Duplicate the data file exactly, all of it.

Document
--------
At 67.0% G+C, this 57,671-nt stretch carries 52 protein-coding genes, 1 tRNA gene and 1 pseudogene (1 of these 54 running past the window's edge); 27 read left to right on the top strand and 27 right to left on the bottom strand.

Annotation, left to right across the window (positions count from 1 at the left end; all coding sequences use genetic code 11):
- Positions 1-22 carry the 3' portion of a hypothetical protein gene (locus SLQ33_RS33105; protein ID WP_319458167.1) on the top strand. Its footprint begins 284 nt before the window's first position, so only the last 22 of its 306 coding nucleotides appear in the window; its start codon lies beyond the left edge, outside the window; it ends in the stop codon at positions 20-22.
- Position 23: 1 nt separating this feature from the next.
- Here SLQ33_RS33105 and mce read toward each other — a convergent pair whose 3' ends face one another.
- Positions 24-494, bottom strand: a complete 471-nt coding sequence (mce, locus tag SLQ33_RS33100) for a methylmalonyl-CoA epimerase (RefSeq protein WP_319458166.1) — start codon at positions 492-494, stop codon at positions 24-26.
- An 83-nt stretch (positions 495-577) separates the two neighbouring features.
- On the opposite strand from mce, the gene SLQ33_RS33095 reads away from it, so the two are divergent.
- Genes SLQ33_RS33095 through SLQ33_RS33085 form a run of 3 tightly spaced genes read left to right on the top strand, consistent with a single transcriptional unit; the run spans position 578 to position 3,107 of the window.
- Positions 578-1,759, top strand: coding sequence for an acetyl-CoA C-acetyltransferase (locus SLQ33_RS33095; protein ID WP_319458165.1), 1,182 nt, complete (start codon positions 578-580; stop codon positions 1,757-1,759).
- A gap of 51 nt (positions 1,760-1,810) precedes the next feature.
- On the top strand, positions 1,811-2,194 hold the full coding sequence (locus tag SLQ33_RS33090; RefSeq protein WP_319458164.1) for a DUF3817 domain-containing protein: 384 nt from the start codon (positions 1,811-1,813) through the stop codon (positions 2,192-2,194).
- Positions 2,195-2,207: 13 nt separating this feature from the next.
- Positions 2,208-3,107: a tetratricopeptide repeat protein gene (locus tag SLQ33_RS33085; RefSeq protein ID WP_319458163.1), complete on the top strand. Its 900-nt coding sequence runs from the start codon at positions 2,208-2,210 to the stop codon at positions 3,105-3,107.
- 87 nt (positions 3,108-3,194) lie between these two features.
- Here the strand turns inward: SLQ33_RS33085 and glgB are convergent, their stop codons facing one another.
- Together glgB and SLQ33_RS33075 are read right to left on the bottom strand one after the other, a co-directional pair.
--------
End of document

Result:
At 67.0% G+C, this 57,671-nt stretch carries 52 protein-coding genes, 1 tRNA gene and 1 pseudogene (1 of these 54 running past the window's edge); 27 read left to right on the top strand and 27 right to left on the bottom strand.

Annotation, left to right across the window (positions count from 1 at the left end; all coding sequences use genetic code 11):
- Positions 1-22 carry the 3' portion of a hypothetical protein gene (locus SLQ33_RS33105; protein ID WP_319458167.1) on the top strand. Its footprint begins 284 nt before the window's first position, so only the last 22 of its 306 coding nucleotides appear in the window; its start codon lies beyond the left edge, outside the window; it ends in the stop codon at positions 20-22.
- Position 23: 1 nt separating this feature from the next.
- Here SLQ33_RS33105 and mce read toward each other — a convergent pair whose 3' ends face one another.
- Positions 24-494, bottom strand: a complete 471-nt coding sequence (mce, locus tag SLQ33_RS33100) for a methylmalonyl-CoA epimerase (RefSeq protein WP_319458166.1) — start codon at positions 492-494, stop codon at positions 24-26.
- An 83-nt stretch (positions 495-577) separates the two neighbouring features.
- On the opposite strand from mce, the gene SLQ33_RS33095 reads away from it, so the two are divergent.
- Genes SLQ33_RS33095 through SLQ33_RS33085 form a run of 3 tightly spaced genes read left to right on the top strand, consistent with a single transcriptional unit; the run spans position 578 to position 3,107 of the window.
- Positions 578-1,759, top strand: coding sequence for an acetyl-CoA C-acetyltransferase (locus SLQ33_RS33095; protein ID WP_319458165.1), 1,182 nt, complete (start codon positions 578-580; stop codon positions 1,757-1,759).
- A gap of 51 nt (positions 1,760-1,810) precedes the next feature.
- On the top strand, positions 1,811-2,194 hold the full coding sequence (locus tag SLQ33_RS33090; RefSeq protein WP_319458164.1) for a DUF3817 domain-containing protein: 384 nt from the start codon (positions 1,811-1,813) through the stop codon (positions 2,192-2,194).
- Positions 2,195-2,207: 13 nt separating this feature from the next.
- Positions 2,208-3,107: a tetratricopeptide repeat protein gene (locus tag SLQ33_RS33085; RefSeq protein ID WP_319458163.1), complete on the top strand. Its 900-nt coding sequence runs from the start codon at positions 2,208-2,210 to the stop codon at positions 3,105-3,107.
- 87 nt (positions 3,108-3,194) lie between these two features.
- Here the strand turns inward: SLQ33_RS33085 and glgB are convergent, their stop codons facing one another.
- Together glgB and SLQ33_RS33075 are read right to left on the bottom strand one after the other, a co-directional pair.